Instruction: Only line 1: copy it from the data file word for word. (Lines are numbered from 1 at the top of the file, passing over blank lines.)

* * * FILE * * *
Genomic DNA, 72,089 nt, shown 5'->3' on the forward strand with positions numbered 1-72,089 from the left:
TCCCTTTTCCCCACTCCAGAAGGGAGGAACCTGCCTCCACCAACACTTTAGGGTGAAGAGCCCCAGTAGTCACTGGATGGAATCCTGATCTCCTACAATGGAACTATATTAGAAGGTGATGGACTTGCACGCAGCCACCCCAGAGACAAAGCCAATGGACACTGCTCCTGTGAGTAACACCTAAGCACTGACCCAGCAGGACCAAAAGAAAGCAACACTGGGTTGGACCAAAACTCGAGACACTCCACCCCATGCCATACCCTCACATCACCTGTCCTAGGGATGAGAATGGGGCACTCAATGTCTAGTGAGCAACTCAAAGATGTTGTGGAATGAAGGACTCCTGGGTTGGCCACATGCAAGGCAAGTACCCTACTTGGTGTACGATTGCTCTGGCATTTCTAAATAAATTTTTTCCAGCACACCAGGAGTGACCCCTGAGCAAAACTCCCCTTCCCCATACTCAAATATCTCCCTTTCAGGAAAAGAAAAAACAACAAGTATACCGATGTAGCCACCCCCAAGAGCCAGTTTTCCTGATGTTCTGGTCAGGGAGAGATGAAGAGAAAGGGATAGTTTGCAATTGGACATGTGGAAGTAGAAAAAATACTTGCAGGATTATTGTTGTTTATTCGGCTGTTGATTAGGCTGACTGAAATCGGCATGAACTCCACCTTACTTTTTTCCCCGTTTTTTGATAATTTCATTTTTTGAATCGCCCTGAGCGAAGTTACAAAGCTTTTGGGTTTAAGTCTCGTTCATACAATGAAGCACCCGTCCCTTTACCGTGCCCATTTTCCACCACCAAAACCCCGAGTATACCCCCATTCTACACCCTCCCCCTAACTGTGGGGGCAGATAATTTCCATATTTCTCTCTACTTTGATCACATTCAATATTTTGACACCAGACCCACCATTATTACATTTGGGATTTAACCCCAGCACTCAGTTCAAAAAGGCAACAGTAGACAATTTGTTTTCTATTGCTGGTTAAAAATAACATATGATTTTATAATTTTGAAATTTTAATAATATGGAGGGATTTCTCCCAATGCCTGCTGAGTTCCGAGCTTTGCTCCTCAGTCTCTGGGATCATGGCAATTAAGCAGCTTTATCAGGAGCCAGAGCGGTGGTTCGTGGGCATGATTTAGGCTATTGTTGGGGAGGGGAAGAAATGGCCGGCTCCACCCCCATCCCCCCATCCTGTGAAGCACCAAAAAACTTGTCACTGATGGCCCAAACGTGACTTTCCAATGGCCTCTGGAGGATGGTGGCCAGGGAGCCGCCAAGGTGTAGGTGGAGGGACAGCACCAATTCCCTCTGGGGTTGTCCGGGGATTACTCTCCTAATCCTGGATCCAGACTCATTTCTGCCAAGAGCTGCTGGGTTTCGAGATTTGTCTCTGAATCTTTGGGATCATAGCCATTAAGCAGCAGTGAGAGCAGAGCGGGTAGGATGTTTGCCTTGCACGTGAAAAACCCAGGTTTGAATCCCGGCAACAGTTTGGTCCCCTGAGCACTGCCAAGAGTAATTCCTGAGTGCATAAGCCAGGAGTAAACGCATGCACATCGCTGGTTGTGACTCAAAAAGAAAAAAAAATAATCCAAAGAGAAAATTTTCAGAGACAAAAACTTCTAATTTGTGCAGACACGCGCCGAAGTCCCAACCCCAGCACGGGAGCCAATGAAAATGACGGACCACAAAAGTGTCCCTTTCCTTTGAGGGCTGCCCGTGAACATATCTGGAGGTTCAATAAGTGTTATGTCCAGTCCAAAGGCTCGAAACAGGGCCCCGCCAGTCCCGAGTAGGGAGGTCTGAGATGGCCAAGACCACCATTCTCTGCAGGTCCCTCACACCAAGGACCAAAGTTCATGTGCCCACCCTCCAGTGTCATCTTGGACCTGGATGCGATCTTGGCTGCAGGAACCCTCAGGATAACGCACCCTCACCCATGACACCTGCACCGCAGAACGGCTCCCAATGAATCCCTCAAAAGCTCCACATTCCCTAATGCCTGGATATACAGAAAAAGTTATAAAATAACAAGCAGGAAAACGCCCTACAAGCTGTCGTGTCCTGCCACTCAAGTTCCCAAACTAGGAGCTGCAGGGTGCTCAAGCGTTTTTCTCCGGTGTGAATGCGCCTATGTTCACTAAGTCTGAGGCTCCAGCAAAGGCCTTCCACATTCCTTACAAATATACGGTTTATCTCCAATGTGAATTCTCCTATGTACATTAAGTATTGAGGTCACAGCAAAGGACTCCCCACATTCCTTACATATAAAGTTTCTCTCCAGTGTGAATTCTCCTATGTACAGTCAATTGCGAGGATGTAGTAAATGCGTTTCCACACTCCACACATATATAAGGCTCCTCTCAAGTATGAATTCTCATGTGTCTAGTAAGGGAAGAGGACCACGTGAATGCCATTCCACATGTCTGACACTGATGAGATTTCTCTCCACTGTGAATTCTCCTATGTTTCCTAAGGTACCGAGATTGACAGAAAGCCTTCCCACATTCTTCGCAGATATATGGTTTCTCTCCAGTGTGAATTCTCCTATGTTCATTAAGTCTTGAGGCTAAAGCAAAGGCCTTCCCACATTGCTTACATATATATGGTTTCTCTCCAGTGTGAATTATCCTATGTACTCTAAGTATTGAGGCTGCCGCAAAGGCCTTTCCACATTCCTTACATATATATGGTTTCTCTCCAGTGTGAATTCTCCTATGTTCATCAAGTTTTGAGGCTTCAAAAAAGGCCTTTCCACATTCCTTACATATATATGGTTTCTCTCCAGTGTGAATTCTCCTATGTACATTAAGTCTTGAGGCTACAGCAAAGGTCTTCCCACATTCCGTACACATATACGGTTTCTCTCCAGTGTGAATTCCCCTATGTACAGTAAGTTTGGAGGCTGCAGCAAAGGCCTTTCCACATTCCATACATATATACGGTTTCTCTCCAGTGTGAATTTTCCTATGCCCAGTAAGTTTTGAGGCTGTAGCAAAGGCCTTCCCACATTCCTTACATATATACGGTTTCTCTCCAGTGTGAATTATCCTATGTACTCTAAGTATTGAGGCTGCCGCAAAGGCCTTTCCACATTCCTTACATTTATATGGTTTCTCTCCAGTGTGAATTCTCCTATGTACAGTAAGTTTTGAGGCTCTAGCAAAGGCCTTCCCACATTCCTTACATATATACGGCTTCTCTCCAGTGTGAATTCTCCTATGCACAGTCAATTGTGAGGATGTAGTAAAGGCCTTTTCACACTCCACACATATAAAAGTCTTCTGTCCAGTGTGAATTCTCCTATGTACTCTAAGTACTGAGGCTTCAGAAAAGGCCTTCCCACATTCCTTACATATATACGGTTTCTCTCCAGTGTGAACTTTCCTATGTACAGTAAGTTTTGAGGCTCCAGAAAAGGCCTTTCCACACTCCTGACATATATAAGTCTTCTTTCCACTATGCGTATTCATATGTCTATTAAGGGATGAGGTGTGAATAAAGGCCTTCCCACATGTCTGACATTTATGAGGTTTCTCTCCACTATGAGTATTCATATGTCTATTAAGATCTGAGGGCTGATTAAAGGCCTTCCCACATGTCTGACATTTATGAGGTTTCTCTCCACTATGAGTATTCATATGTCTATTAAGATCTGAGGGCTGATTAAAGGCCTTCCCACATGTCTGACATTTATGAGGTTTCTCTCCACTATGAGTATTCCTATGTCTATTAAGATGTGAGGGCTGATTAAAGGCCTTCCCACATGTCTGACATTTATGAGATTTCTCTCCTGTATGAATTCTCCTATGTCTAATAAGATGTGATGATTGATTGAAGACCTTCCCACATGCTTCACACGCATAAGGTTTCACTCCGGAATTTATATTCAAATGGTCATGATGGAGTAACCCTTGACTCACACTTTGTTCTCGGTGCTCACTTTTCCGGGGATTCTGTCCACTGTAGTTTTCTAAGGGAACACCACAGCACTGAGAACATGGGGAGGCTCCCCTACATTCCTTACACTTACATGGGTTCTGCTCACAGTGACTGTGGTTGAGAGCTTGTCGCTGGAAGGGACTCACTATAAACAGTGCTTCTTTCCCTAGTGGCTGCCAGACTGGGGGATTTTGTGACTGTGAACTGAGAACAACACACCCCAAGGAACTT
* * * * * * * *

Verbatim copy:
Genomic DNA, 72,089 nt, shown 5'->3' on the forward strand with positions numbered 1-72,089 from the left: